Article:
Can a typeface truly represent a presidential candidate?
What does Optima say about John McCain? And should this, or any, candidate be judged by a typeface?
Consider typography to be the window into the soul of the candidate’s campaign. The depth, the breadth, the good, the bad and the ugly is all there for us to witness and assess in one clear and telegraphic manner. And in this campaign, what you see is definitely what you will get.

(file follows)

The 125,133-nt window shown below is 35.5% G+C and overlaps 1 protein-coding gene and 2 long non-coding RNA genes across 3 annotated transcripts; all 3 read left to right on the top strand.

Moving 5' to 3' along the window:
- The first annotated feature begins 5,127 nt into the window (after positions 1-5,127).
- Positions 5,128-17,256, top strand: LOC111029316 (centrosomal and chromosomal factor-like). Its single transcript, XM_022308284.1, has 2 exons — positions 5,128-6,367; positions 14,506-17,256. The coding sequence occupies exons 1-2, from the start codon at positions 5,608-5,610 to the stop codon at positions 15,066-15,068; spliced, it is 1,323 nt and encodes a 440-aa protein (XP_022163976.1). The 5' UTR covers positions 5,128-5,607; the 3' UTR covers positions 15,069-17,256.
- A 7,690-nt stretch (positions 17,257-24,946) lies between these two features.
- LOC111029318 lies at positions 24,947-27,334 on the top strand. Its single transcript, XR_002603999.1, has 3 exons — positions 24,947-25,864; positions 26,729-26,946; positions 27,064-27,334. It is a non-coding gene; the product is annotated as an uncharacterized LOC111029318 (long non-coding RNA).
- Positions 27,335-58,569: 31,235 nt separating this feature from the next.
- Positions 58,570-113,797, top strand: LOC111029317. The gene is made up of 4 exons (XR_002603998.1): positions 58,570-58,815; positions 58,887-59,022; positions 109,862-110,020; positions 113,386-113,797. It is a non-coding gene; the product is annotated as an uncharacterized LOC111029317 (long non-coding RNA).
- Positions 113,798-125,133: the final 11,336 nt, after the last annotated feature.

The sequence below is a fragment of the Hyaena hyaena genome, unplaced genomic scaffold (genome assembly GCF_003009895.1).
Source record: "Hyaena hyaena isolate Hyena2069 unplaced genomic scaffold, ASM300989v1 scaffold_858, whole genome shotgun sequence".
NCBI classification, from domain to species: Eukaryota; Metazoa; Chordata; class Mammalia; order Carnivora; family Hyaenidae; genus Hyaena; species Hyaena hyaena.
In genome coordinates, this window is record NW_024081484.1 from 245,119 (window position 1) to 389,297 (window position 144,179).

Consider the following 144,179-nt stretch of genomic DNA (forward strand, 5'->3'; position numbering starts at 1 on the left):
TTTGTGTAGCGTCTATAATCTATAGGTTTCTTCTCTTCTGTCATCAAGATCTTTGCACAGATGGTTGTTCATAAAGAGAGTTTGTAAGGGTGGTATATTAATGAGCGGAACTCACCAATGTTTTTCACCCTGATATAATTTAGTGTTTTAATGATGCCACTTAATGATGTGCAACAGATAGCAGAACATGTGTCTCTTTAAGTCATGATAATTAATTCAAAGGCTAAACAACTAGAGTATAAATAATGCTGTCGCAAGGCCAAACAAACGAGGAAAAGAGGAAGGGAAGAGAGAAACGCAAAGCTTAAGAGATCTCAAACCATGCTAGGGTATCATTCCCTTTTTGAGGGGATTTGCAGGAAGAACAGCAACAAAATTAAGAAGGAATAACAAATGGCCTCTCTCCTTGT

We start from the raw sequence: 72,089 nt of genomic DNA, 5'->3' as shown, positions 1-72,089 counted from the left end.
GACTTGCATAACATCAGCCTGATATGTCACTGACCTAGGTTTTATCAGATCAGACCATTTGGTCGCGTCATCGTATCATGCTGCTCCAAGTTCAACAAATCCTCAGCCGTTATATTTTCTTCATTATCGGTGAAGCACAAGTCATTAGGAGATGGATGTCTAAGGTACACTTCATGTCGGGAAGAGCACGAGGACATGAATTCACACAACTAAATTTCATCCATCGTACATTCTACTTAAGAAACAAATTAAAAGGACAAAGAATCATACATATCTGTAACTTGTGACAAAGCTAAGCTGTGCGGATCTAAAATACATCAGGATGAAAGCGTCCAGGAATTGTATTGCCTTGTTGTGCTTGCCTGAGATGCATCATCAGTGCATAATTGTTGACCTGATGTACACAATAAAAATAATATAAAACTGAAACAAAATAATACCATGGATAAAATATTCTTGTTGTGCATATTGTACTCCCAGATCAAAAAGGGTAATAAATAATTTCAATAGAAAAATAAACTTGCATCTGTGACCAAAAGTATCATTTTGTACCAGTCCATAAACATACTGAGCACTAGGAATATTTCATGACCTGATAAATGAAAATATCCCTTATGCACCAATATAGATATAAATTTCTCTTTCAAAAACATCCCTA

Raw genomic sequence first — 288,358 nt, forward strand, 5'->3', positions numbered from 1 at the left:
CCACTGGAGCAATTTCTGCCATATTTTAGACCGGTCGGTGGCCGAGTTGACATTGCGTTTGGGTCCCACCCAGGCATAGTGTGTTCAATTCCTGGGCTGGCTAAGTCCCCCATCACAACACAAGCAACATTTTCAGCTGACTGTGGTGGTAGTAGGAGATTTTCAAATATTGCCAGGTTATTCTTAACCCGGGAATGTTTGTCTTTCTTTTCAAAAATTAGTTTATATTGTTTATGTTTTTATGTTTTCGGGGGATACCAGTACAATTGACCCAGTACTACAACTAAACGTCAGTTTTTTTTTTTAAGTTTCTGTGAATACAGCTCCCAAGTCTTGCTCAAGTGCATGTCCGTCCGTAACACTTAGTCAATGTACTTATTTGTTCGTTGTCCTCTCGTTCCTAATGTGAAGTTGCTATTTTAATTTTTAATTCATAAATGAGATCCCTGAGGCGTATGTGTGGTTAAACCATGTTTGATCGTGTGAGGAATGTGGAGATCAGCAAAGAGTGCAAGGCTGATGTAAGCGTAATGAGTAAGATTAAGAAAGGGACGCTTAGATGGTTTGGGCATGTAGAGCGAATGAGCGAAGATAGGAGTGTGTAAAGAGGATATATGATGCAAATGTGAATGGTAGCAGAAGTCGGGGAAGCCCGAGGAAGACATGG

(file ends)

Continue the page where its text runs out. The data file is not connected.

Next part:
It is a rather bland face being used in a rather bland way.
It seems a bit elitist and upscale for John McCain.
It sort of reeks of old thrift-shop, Danish furniture, and not in a good way.
It’s a typeface used to trick people into thinking they are involving themselves in something more important and more desirable than it actually is.
It is a typeface I associate with the 1970s: moving past the hygienic purity of, say, a humanist sans-serif and migrating ever so slightly toward fern bars and big hair.